Daniels: A better way to help America's blue collar workers

Rather than attempting to reverse tide of free trade and technology, Trump administration should focus on improving worker-retraining programs

Johns Hopkins University President Ronald J. Daniels and the University of Toronto's Michael Trebilcock co-authored an op-ed published by Bloomberg View about displaced workers in the U.S.

Ronald Daniels

Image caption: Ronald J. Daniels

The majority of job cuts in manufacturing result from advancements in technology, not outsourcing or globalization, the authors write. But they have taken a heavy toll on America's heartland. Daniels and Trebilcock write:

While data overwhelmingly show that globalization has been a net-plus for the global economy, there is no denying that the domestic costs of the new economy have fallen disproportionately on certain sections of the workforce. Manufacturing jobs in the U.S. dropped by almost 6 million jobs between 2000 and 2010, leading to a host of social ills such as alcohol and opiate dependency, depression and community disintegration. Among the wrenching costs of Rust Belt industrial decline is the revelation that, after rising for decades, the life expectancy of white Americans has started to fall, driven in no small part by suicide and overdose.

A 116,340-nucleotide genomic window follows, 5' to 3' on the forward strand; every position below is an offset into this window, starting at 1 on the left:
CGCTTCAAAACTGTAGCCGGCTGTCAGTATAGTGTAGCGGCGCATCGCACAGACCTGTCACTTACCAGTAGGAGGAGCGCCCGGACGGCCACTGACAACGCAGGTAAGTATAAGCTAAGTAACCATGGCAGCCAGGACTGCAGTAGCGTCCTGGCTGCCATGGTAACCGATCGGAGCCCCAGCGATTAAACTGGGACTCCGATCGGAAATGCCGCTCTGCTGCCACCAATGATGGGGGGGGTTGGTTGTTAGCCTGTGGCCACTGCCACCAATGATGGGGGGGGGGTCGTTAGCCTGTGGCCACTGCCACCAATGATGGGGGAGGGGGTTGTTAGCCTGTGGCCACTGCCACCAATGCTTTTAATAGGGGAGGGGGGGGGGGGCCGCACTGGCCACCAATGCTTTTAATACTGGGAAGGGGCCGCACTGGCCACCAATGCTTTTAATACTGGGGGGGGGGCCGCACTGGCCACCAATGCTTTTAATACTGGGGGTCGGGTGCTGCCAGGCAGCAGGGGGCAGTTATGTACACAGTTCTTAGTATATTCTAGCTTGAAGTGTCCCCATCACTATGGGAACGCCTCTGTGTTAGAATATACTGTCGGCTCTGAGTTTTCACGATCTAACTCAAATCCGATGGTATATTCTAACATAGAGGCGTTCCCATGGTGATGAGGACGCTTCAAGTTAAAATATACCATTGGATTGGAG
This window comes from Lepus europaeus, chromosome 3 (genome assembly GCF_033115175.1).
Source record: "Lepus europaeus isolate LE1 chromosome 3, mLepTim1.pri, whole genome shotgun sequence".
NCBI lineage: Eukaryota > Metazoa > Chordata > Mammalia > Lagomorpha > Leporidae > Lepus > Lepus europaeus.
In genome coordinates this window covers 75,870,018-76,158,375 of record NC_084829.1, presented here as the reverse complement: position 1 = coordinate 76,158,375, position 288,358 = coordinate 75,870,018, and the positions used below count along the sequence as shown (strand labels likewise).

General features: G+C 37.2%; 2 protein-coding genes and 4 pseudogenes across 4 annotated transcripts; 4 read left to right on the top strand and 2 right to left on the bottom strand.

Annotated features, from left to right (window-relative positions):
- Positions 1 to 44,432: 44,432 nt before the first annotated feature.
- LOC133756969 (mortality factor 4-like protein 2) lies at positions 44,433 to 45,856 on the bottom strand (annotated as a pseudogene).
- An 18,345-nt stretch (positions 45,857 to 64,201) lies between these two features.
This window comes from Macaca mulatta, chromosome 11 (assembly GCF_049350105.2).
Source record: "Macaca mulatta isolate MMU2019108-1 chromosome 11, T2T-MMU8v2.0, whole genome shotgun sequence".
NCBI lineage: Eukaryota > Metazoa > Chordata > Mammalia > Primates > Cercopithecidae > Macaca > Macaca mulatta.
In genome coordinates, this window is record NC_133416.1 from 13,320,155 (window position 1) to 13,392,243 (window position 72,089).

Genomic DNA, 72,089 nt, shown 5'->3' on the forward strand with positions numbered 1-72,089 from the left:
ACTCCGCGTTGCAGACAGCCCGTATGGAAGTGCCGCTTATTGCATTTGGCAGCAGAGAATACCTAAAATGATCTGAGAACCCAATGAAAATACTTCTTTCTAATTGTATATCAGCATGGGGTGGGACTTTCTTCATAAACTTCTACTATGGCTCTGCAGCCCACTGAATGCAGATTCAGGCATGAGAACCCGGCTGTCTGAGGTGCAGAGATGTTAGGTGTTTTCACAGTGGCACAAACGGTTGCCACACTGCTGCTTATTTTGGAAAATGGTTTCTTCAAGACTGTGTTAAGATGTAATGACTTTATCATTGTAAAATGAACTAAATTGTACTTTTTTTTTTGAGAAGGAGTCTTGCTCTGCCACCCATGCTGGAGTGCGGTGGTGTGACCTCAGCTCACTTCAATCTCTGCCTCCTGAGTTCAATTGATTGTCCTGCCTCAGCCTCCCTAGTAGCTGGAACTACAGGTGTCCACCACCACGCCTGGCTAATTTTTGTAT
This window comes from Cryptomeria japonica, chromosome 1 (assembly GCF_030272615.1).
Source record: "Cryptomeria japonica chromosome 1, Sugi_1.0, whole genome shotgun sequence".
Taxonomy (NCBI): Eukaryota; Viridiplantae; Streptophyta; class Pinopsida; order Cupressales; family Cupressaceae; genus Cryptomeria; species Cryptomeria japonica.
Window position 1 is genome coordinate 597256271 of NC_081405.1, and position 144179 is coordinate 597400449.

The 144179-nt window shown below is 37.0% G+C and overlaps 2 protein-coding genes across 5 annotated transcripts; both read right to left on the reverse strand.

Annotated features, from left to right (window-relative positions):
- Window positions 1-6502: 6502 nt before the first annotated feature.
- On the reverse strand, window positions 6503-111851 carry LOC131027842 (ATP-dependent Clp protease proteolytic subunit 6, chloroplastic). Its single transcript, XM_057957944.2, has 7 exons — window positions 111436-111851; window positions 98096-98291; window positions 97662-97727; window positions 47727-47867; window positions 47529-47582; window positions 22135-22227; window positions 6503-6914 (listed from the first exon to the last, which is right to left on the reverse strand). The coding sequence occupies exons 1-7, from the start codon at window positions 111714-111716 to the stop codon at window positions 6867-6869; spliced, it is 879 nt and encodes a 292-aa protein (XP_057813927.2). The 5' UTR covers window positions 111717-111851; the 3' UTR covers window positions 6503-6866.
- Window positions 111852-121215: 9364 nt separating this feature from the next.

The problem is compounded, the authors write, because the U.S. "allots far less to retraining, job searches and relocation assistance than other industrialized nations, and U.S. programs are poorly thought out and managed." They suggest improving the Labor Department's Trade Adjustment Assistance program—looking beyond our borders for inspiration if necessary—and opening it up to more displaced workers.

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In the long run, of course, even the best worker-retraining programs can only be one plank in a comprehensive program to build the skills and resilience of the American worker for the future. After decades of growth in educational attainment in the U.S. in the first three-quarters of the 20th century, high school and college completion rates have stagnated since, a trend that scholars have tied directly to rising economic inequality in our country. Restoring our education system to its global pre-eminence, including a new emphasis on vocational and flexible lifelong learning, will be key.

But in the shorter term, if Donald Trump truly intends to make America great again, he should understand that turning back the tide of free trade and technology is not possible. The best way forward is harnessing globalization's benefits while also addressing the legitimate needs of those who have paid the biggest price.

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